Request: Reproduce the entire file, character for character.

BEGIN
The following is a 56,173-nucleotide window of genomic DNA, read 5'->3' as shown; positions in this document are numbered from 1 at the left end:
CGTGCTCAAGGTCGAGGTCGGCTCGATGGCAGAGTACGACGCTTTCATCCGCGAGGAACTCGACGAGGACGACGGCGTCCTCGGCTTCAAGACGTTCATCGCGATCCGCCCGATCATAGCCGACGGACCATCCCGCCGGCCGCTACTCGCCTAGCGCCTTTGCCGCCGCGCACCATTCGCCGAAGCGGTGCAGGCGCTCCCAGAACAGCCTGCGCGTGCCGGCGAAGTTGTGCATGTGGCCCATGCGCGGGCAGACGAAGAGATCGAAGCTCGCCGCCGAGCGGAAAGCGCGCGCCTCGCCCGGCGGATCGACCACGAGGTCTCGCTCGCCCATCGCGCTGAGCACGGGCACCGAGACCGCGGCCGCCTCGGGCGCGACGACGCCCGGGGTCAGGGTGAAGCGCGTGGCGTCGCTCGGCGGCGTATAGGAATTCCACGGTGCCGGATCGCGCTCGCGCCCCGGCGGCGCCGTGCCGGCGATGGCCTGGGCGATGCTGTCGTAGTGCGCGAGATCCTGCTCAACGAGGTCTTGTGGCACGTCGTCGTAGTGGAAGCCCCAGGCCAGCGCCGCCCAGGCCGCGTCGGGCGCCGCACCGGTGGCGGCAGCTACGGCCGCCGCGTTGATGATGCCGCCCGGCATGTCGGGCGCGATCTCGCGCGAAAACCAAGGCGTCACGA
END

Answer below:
The following is a 56,173-nucleotide window of genomic DNA, read 5'->3' as shown; positions in this document are numbered from 1 at the left end:
CGTGCTCAAGGTCGAGGTCGGCTCGATGGCAGAGTACGACGCTTTCATCCGCGAGGAACTCGACGAGGACGACGGCGTCCTCGGCTTCAAGACGTTCATCGCGATCCGCCCGATCATAGCCGACGGACCATCCCGCCGGCCGCTACTCGCCTAGCGCCTTTGCCGCCGCGCACCATTCGCCGAAGCGGTGCAGGCGCTCCCAGAACAGCCTGCGCGTGCCGGCGAAGTTGTGCATGTGGCCCATGCGCGGGCAGACGAAGAGATCGAAGCTCGCCGCCGAGCGGAAAGCGCGCGCCTCGCCCGGCGGATCGACCACGAGGTCTCGCTCGCCCATCGCGCTGAGCACGGGCACCGAGACCGCGGCCGCCTCGGGCGCGACGACGCCCGGGGTCAGGGTGAAGCGCGTGGCGTCGCTCGGCGGCGTATAGGAATTCCACGGTGCCGGATCGCGCTCGCGCCCCGGCGGCGCCGTGCCGGCGATGGCCTGGGCGATGCTGTCGTAGTGCGCGAGATCCTGCTCAACGAGGTCTTGTGGCACGTCGTCGTAGTGGAAGCCCCAGGCCAGCGCCGCCCAGGCCGCGTCGGGCGCCGCACCGGTGGCGGCAGCTACGGCCGCCGCGTTGATGATGCCGCCCGGCATGTCGGGCGCGATCTCGCGCGAAAACCAAGGCGTCACGA